The west should be cautious about urging China to move to a consumer economy 31
China has learned from the recession of 2008 systemic risks 32
Too much reliance on surging economies worldwide 32
Supplier economies are particularly hard hit by this over reliance on Chinese growth 33
Trump's protectionist threats are not helpful for the BRICS or US 33
China needs to make some crucial changes but not in a western model 33
South Africa: The late BRIC entrant with multiple economic issues 34
Mining economy problem is reducing but not being replaced 34
Cut in interest rates to desperately avoid a recession 35
Downgrades from the ratings agencies as a result of instability 35
Solutions to the problem require long term investment in people 36
Political instability is a further risk in the country 36
Unemployment needs addressing to help improve consumption and spending 37
Points of interest 38
Further Reading 39
Ask the analyst 40
About MarketLine 40
List of Figures
Figure 1: Brazil GDP 2001-2016 ($tn) 8
Figure 2: Brazilian public debt 2001-2015 ($bn) 10
Figure 3: Brazilian exports of petroleum oils and oils obtained from bituminous minerals, crude ($bn) 11
Figure 4: Brazil public expenditure 2001-2016 ($bn) 12
Figure 5: Transparency International Corruption Index Rankings, 2016, G20 Countries 14
Figure 6: Millions of Barrels of Oil Equivalent (oil and gas combined) produced by Russia, 2006-2016 16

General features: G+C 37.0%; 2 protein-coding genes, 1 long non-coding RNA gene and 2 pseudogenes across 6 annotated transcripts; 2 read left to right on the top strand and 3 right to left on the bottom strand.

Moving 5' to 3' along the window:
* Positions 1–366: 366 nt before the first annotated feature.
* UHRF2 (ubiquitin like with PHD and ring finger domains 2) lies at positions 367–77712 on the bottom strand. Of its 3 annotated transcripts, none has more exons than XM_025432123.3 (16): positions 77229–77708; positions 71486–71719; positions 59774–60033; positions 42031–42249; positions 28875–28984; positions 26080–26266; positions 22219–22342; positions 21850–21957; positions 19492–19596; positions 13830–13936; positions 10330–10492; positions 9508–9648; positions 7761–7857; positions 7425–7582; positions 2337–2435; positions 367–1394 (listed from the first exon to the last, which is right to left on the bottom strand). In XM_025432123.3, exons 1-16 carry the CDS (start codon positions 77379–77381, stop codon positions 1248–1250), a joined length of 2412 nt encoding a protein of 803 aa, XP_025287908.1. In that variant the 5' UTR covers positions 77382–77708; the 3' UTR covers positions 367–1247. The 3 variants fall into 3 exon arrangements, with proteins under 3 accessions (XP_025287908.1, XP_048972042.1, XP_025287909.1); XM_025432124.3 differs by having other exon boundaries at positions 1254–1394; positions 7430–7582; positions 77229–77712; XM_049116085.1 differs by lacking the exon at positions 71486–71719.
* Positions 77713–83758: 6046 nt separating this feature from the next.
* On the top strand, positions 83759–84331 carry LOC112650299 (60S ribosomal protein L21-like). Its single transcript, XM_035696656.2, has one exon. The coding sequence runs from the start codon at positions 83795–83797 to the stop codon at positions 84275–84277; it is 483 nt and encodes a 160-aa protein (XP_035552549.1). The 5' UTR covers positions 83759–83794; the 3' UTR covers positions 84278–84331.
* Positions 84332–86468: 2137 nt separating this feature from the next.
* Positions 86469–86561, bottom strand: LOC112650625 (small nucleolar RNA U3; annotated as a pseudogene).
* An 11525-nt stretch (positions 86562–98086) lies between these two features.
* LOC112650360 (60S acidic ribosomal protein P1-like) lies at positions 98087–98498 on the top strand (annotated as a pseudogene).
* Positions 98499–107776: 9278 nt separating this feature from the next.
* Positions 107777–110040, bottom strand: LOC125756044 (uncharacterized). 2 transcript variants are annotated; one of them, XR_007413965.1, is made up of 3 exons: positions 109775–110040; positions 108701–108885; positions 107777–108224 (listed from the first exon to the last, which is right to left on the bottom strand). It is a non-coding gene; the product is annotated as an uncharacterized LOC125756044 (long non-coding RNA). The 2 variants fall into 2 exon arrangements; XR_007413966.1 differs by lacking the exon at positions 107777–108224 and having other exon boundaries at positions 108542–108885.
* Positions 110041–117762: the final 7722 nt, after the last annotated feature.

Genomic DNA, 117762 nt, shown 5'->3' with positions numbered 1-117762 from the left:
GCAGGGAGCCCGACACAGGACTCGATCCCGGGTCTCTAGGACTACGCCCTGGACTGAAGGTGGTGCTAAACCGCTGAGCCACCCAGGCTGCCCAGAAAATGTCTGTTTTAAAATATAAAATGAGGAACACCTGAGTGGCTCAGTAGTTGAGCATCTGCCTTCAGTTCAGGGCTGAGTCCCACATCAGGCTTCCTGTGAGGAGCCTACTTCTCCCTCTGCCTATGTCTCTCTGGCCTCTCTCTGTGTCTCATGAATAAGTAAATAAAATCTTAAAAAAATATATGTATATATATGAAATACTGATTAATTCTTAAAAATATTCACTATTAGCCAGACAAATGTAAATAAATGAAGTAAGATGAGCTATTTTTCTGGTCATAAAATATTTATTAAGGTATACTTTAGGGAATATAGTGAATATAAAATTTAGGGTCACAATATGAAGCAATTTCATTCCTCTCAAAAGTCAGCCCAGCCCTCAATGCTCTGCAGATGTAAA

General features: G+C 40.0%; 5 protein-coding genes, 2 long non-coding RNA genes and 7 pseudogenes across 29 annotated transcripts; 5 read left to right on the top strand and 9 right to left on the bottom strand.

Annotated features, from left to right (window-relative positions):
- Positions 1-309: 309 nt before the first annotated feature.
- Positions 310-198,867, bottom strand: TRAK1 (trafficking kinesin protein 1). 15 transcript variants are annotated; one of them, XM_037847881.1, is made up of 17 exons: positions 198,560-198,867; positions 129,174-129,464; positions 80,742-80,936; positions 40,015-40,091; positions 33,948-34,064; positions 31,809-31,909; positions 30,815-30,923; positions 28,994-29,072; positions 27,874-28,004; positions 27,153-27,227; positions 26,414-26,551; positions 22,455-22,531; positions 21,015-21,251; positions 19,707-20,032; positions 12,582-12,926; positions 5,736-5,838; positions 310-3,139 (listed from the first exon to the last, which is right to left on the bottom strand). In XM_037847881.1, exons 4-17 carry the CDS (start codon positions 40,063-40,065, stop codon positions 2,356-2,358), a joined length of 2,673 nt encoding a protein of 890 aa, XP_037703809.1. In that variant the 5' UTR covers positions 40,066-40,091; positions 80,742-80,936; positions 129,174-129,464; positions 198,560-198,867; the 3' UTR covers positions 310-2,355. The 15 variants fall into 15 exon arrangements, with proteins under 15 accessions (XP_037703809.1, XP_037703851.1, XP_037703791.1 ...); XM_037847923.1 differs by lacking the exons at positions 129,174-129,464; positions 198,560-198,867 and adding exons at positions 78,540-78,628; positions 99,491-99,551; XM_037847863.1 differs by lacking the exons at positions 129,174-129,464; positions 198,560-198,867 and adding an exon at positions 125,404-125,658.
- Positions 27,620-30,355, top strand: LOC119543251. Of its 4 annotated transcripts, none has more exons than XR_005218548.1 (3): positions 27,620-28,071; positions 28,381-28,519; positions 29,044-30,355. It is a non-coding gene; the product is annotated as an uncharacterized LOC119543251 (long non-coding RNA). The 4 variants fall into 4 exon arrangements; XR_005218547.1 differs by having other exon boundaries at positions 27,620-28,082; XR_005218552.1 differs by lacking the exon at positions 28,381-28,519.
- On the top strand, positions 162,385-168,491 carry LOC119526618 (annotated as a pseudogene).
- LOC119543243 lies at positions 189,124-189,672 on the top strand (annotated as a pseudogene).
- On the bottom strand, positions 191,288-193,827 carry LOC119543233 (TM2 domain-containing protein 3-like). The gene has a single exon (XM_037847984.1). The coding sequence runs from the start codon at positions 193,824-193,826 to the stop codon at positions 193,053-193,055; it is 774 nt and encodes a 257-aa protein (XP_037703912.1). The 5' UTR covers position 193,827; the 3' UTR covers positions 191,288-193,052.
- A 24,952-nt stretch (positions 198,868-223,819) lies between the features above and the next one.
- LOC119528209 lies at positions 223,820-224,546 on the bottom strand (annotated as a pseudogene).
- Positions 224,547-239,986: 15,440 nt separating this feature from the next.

Figure 7: Average wages in Russia ($000's) 17
Figure 8: GDP per capita in Russia, 2006-2016 ($000's) 18
Figure 9: India's Debt to GDP % has been falling over the years 21
Figure 10: India's neighboring countries debt to GDP ratio (%) 22
Figure 11: BRICS government spending in 2016 % of GDP 23
Figure 12: BRICS Interest payments as a (%) of revenue 24
Figure 13: Interest, Subsidies and Defense Expenditure of Indian Government (INR ten million) 25
Figure 14: Thousands of miles of agricultural land in India is available for farmers to produce 26
Figure 15: Air India is still very popular domestically, not so much internationally 27
Figure 16: Qingdao Port, China 28
Figure 17: Chinese GDP annual growth (%) 1984-2016 29
Figure 18: US trade with China, 2010-2016, $bn 30
Figure 19: Private consumption versus investment GDP Growth 2000-2030 31
Figure 20: China debt to GDP ratio 2003-2014 32
Figure 21: Leading African economies by GDP 2016 ($m) 34
Figure 22: South African GDP 2004-2016 35
Figure 23: South African unemployment and poverty rates 2017 37
List of Tables
Table 1: South African credit rating from Moody's, Fitch & S&P 36